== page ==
Fight for $15 & Fairness

Fight for $15 & Fairness

May 30, 2017 09:40 ET

Media Release: Faith Leaders Call for a $15 Minimum Wage & Labour Law Reform

TORONTO, ONTARIO--(Marketwired - May 30, 2017) - Ahead of the summer recess of the Ontario legislature, leaders of multiple faith communities hosted a joint press conference at Queen's Park today to call on the provincial government to make decent work legislation a priority in 2017.

"As spiritual leaders, we have a history of pursuing justice and compassion in our communities," explained Imam Ibrahim Hindy. "During Ramadan especially, we fast to empathize with those who struggle with poverty. The gaps in Ontario's outdated labour laws, however, keep many people from being able to support themselves and their families."

Bhupinder Singh Ubbi, the Chairperson of the Ontario Sikhs and Gurdwara Council, added that the health and spiritual wellbeing of members of his community suffer due to the widespread nature of precarious jobs. "The permanent stress of inadequate wages, unfair and last-minute scheduling changes, as well as juggling multiple jobs takes a big toll."

At the press conference the names of close to 200 religious leaders who are endorsing the legislative demands of the $15 & Fairness campaign were announced. A wide range of faiths are included among the signatories, with endorsements from Anglican Bishops, Buddhist Monks, Muslim Chaplains and Senior Rabbis. Faith leaders wish to see the provincial government adopt a $15 minimum wage to put workers above the poverty line, as well as urgently table legislation to bring in meaningful labour law reform.

Reverend Dr. Susan Eagle, Chair of Interfaith Social Assistance Reform Coalition highlighted the unique role the Ontario Government needs to play to put a stop to the growth of bad jobs. "The current laws allow employers to pay less and provide fewer or no benefits to employees if they are part-time, casual or hired through a temporary agency, even when they are doing the same job as their full-time counterparts."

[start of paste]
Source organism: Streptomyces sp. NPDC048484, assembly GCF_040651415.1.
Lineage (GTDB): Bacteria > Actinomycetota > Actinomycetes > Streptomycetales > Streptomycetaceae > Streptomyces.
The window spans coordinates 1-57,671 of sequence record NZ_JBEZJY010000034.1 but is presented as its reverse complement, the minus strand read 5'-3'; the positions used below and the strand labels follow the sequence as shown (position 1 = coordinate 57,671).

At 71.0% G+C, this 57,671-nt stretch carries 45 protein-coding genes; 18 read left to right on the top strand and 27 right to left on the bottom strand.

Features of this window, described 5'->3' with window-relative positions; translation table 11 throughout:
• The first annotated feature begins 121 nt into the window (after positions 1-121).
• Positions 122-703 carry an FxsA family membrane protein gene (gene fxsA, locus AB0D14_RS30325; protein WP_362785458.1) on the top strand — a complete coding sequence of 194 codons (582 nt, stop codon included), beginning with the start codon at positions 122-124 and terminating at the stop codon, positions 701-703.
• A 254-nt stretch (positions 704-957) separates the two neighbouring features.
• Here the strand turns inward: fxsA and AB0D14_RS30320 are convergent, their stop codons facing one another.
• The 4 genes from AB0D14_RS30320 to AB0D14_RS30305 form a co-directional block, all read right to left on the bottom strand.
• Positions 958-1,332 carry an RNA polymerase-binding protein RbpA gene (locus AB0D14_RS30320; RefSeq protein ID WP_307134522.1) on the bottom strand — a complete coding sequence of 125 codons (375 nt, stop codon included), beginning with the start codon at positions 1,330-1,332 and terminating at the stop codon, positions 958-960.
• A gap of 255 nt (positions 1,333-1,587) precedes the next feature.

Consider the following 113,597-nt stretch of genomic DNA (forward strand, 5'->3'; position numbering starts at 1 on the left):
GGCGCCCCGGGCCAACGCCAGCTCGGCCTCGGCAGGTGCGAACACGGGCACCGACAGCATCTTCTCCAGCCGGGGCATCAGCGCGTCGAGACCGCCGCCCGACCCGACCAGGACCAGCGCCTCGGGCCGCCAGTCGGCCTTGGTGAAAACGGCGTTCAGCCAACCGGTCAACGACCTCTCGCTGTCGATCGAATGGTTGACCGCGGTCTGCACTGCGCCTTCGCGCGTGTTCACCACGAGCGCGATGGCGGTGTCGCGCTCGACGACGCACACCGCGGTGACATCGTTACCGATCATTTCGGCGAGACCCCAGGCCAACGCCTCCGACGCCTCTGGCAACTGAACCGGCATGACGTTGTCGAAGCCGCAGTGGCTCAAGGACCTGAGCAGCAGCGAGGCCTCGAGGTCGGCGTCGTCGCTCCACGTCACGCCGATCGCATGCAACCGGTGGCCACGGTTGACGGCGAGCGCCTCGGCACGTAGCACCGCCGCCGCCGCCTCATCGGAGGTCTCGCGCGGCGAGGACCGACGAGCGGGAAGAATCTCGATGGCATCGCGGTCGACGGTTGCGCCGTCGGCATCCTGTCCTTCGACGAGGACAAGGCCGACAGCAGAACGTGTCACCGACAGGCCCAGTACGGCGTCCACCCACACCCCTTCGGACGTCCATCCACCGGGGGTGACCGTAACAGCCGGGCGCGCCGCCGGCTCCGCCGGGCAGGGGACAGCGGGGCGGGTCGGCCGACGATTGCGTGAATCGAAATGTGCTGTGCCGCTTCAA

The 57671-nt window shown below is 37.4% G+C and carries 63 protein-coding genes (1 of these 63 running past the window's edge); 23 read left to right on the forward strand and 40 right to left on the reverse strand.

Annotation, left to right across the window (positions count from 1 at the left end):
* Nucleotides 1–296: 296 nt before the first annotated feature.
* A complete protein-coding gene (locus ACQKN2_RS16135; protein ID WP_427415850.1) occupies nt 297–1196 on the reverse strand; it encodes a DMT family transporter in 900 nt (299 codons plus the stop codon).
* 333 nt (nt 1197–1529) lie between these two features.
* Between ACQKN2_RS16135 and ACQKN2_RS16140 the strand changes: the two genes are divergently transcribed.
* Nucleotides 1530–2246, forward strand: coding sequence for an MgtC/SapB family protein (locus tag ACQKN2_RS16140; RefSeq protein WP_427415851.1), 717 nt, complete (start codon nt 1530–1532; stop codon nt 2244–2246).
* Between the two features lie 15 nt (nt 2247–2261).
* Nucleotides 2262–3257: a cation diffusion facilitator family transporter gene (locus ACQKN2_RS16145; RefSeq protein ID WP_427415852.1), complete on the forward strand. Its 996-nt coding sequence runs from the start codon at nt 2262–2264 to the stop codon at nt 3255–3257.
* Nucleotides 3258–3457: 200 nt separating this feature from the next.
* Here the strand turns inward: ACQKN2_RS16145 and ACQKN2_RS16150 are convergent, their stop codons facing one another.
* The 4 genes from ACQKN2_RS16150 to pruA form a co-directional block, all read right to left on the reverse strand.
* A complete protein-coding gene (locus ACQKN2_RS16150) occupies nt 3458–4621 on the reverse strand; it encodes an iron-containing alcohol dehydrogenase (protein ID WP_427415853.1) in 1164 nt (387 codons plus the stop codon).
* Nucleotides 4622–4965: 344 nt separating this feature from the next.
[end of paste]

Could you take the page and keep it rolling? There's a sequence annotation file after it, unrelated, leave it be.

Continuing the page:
In addition to closing loopholes in the labour laws and raising the floor of protections for all, faith leaders are calling for measures to make it easier for workers to access unionization. "An effective way to assist the working poor is to give them the tools to improve their own compensation and working conditions," explained Rabbi Shalom Schachter the Toronto Board of Rabbis representative on the Interfaith Social Assistance Reform Coalition. "However, the law still gives more weight to employer interests in avoiding unionization than to workers wishing to have workplace representation."

Since spring 2015, the Ministry of Labour has conducted a comprehensive review of all laws that govern work in Ontario. The final recommendations of the Changing Workplaces Review were released on May 23, but the government has yet to take action. Faith leaders are asking Members of Provincial Parliament to make $15 and Fairness an urgent priority and table legislation immediately, saying their congregants cannot wait another year for decent work.

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